TSF Brings Legislative and Agency Staff to See Abandoned Mines

On November 7, The Sierra Fund (TSF) led a group of bipartisan legislative staff members on a tour of two iconic legacy mines in Nevada County: Empire Mine State Historic Park (SHP), once the richest hard rock mine in California, and Malakoff Diggins SHP, one of the largest abandoned hydraulic mines in the state. Big thanks to Dan Millsap of CA State Parks who participated as a tour speaker. The tour was planned after TSF CEO Izzy Martin participated in a program organized by the California Legislative Staff Education Institute (CLSEI) by guiding a group of legislative staff on the Hirschman’s Pond trail to discuss the impacts of legacy mining in the Sierra.

Legislative staff pose with TSF at the viewpoint overlooking the hydraulic mine pit, Malakoff Diggins State Historic Park.

The Sierra Fund is organizing a second tour at the end of November for staff of two state agencies, the Department of Conservation (DOC) and the Department of Water Resources (DWR). Once again, attendees will visit Empire Mine and Malakoff Diggins SHPs. This tour format enables participants to juxtapose different types of legacy mines, hard rock and hydraulic, and understand the processes and contamination issues related to both. Additionally, attendees are able to see water quality improvements in action, at the Magenta Drain passive treatment system at Empire Mine, and subsequently experience a pre-remedial landscape at Malakoff Diggins where they can imagine how implementation will alter the landscape.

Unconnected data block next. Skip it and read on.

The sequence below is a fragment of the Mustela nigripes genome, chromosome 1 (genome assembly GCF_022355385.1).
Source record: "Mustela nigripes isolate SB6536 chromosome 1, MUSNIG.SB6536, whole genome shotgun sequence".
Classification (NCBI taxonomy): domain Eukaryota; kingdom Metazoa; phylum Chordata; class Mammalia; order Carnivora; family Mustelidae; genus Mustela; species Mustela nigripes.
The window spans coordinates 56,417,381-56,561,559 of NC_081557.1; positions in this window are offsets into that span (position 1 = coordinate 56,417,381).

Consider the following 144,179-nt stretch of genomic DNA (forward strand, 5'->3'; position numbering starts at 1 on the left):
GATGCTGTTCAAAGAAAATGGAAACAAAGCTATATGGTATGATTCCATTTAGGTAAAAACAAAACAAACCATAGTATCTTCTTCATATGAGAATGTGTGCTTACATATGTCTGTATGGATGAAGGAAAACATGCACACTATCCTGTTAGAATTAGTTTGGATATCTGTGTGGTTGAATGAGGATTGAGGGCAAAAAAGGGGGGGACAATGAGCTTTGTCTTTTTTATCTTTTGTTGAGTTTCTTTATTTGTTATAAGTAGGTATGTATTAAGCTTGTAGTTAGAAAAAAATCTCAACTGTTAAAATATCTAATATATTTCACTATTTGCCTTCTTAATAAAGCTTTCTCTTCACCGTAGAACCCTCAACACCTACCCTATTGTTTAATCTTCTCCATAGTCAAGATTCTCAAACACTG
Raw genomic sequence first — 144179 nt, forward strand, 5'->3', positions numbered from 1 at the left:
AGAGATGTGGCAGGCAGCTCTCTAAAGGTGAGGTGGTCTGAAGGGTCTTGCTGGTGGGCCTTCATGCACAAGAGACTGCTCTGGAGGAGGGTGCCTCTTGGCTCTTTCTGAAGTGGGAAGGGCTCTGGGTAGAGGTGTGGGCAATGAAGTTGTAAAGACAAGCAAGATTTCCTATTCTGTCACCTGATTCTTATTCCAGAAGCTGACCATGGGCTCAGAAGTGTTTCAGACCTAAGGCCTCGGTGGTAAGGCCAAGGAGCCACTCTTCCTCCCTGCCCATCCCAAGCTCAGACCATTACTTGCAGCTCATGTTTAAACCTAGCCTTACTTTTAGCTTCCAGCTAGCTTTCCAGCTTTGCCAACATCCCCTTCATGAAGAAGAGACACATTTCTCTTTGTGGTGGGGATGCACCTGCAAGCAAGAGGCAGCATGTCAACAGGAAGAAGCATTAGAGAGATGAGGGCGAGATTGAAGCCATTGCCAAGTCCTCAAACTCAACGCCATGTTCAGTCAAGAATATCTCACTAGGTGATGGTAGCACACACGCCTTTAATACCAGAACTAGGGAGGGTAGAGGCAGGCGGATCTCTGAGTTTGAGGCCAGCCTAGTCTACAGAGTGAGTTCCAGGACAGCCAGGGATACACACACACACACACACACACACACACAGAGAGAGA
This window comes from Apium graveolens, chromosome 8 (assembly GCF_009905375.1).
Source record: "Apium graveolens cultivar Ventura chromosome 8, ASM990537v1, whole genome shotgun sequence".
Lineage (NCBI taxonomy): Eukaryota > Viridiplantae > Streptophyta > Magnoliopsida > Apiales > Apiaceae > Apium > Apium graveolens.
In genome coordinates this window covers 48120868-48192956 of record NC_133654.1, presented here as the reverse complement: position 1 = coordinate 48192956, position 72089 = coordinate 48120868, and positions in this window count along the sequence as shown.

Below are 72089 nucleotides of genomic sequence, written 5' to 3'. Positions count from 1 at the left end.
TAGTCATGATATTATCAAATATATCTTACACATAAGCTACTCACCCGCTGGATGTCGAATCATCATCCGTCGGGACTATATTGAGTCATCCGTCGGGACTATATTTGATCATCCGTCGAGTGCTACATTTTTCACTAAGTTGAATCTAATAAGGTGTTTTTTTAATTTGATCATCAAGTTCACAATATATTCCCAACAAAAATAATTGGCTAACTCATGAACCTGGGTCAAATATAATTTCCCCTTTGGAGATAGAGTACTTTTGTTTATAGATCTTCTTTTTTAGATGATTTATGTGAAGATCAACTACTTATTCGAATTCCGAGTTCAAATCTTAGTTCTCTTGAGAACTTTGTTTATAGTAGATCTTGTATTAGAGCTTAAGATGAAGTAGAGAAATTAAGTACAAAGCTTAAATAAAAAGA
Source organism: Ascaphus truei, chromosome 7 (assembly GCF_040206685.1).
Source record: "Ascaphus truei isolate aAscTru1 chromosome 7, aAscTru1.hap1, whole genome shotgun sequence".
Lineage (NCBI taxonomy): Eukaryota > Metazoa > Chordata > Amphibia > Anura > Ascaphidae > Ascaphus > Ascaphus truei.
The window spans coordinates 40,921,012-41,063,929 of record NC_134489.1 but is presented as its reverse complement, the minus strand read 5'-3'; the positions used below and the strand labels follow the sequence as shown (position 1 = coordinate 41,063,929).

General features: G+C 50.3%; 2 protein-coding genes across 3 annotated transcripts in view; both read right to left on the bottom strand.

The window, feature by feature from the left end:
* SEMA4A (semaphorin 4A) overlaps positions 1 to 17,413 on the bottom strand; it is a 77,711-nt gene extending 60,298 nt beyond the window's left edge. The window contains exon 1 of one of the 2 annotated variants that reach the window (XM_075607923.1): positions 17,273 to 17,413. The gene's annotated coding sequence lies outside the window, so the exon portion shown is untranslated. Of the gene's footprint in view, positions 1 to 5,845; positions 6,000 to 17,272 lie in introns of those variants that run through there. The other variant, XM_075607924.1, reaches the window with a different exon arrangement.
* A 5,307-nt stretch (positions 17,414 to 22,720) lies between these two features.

The second tour was inspired by a presentation that TSF Science Director Dr. Carrie Monohan gave to DOC staff as part of their Brown Bag Lunch Series, which features both internal and outside speakers on a range of topics. Dr. Monohan’s talk addressed Gold Rush-era sources of mercury and sediment, namely abandoned mines and downstream reservoirs. Agency staff expressed interest in getting on-the-ground to see sites discussed in the presentation.

The Sierra Fund sees great value in the immersive educational experience that touring mine-impacted landscapes affords. Tours help to translate academic and theoretical information into kinetic learning and offer a “big picture” view of the lasting impacts of the rush for gold that swept California more than a century and a half ago.

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